THE STABILIZER BAR IS TIGHTLY SECURED TO THE BODY OF THE SCANNER.

The image of the document is reflected by an angled mirror to another mirror. ´ In some scanners, there are only two mirrors while others use a three mirror approach. ´ The last mirror reflects the image onto a lens. ´ The lens focuses the image through a filter on the CCD array.
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STEPPER MOTOR

The filter and lens arrangement vary based on the scanner. ´ Some scanners use a three pass scanning method. ´ Each pass uses a different color filter (red, green or blue) between the lens and CCD array. ´ After the three passes are completed, the scanner software assembles the three filtered images into a single full-color image.
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THE SCANNING PROCESS
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As you begin the scanning process, the scanhead will begin reading the first line of data from your document. After the first line of data is collected, the motor inside your scanner will then move the scanhead to the next line. You will notice a fluorescent light moving inside your scanner's chassis. This light is projected from the lamp, located at the top of the scanhead. Though the clear glass, the light reaches your document and is reflected back to the bottom of the scanhead. This light is then collected by a CCD (Charged Coupled Device), located at the bottom of the scanhead. The CCD will then analyze this incoming light. All the information contained in this light will then be transferred, from the scanner to the computer. Your computer will then take this information and display the image on the screen.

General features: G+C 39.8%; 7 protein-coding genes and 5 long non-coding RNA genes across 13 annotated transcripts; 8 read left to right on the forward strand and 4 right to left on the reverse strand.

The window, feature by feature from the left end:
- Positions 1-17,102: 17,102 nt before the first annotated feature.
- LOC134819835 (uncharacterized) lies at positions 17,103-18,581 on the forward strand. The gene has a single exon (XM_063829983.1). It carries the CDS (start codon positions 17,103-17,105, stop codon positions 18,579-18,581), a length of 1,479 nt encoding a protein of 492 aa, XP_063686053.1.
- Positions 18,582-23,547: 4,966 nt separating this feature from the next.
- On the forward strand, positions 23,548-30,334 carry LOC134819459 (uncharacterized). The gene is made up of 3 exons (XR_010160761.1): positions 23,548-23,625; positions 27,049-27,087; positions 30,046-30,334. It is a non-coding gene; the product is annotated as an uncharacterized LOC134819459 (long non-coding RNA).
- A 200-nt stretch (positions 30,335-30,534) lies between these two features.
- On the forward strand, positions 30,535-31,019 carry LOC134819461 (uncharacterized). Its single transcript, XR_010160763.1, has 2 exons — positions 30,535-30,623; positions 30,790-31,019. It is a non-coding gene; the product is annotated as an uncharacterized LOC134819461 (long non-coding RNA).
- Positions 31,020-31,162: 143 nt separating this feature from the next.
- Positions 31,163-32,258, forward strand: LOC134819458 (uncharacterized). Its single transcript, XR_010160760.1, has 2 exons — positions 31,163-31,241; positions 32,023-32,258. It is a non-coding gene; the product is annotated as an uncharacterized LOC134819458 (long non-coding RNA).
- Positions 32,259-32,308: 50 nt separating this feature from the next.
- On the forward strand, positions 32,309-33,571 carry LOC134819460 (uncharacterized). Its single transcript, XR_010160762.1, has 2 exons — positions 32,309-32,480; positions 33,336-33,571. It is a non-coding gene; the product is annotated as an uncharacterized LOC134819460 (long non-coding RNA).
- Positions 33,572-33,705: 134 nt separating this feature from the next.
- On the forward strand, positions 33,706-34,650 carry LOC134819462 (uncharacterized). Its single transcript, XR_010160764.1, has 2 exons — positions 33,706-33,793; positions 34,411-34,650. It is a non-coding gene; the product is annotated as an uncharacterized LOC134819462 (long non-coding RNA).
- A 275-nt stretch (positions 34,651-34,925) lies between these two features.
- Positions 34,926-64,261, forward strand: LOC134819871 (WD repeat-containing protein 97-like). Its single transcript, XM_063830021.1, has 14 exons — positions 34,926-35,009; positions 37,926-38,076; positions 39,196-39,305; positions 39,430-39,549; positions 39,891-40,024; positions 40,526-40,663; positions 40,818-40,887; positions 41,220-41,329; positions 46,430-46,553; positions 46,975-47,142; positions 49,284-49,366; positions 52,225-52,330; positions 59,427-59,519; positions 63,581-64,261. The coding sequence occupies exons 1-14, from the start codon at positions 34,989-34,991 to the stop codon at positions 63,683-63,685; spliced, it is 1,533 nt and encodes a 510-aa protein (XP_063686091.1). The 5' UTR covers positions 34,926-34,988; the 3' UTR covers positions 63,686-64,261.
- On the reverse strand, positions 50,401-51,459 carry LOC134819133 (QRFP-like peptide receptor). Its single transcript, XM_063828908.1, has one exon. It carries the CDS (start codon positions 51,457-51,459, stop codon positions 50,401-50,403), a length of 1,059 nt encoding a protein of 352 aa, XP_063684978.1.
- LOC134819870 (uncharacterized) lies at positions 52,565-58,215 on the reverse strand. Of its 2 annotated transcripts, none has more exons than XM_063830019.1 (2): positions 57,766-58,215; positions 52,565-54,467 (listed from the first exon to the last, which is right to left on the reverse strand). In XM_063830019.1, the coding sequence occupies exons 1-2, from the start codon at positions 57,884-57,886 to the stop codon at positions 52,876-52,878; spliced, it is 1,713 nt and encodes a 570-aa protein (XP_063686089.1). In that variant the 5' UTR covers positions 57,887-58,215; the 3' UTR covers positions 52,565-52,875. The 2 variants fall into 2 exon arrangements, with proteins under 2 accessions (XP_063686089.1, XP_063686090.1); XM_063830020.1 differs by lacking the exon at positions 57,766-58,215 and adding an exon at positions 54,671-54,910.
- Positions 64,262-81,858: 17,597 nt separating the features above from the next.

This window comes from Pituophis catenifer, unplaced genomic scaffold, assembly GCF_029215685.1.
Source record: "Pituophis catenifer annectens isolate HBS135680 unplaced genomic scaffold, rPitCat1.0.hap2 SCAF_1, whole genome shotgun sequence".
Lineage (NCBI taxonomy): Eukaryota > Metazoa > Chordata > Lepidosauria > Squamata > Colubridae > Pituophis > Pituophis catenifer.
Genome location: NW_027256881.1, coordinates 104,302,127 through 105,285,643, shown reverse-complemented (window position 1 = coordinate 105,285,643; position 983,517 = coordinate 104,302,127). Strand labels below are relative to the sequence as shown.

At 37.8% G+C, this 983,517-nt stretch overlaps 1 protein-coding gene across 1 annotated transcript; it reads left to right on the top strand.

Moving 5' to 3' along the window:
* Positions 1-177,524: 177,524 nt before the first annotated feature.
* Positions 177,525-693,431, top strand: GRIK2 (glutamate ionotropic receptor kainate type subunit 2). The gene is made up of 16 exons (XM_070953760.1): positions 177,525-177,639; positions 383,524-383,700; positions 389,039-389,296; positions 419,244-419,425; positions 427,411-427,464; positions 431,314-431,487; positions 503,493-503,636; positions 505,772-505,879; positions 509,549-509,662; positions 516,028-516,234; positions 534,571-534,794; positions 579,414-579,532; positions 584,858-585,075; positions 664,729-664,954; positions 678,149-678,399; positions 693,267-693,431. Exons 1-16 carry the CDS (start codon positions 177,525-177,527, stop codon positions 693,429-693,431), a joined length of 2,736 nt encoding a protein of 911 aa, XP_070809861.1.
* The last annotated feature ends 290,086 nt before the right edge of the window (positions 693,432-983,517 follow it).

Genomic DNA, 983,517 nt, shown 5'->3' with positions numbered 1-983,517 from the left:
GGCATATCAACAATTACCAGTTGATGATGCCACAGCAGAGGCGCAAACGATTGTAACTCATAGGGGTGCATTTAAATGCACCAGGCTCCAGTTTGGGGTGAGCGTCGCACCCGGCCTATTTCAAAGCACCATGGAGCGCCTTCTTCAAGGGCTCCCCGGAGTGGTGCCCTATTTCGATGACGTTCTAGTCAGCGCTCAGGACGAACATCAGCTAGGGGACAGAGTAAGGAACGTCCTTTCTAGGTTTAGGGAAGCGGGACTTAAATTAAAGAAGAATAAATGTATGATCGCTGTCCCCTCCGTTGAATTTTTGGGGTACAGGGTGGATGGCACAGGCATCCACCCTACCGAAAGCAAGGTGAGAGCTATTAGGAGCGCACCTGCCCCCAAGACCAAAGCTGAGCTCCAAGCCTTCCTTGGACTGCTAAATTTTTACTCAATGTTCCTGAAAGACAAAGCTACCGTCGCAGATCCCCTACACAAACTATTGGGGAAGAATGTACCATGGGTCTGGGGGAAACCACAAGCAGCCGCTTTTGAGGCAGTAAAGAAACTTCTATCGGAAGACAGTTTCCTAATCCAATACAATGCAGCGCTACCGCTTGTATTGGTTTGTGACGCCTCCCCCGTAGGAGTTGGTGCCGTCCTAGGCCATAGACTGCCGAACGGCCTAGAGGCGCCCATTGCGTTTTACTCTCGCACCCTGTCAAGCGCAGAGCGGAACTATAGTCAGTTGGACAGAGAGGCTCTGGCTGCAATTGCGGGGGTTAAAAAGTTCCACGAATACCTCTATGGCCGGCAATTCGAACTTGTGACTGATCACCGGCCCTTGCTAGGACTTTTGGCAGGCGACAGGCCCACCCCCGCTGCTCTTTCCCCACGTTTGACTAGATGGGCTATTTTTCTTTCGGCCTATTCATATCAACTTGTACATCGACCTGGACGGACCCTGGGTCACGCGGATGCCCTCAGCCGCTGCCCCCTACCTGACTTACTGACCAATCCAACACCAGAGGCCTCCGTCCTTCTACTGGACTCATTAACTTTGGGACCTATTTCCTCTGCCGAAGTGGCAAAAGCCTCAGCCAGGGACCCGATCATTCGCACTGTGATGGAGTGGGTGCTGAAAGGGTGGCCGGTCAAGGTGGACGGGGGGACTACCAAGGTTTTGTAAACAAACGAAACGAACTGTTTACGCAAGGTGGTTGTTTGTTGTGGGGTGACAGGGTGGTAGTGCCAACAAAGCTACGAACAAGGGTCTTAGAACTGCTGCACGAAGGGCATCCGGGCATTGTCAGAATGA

Most scanners today use the single pass method. ´ The lens splits the image into three smaller versions of the original. ´ Each smaller version passes through a color filter (either red, green or blue) onto a section of the CCD array. ´ The scanner combines the data from the three parts of the CCD array into a single full-color image.
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Color scanning can be achieved by a one-pass scanner or a three-pass scanner. ´ A one-pass scanner scans the image once and records all three colors at the same time, while a three-pass scanner makes three passes over the image and records only one color each pass.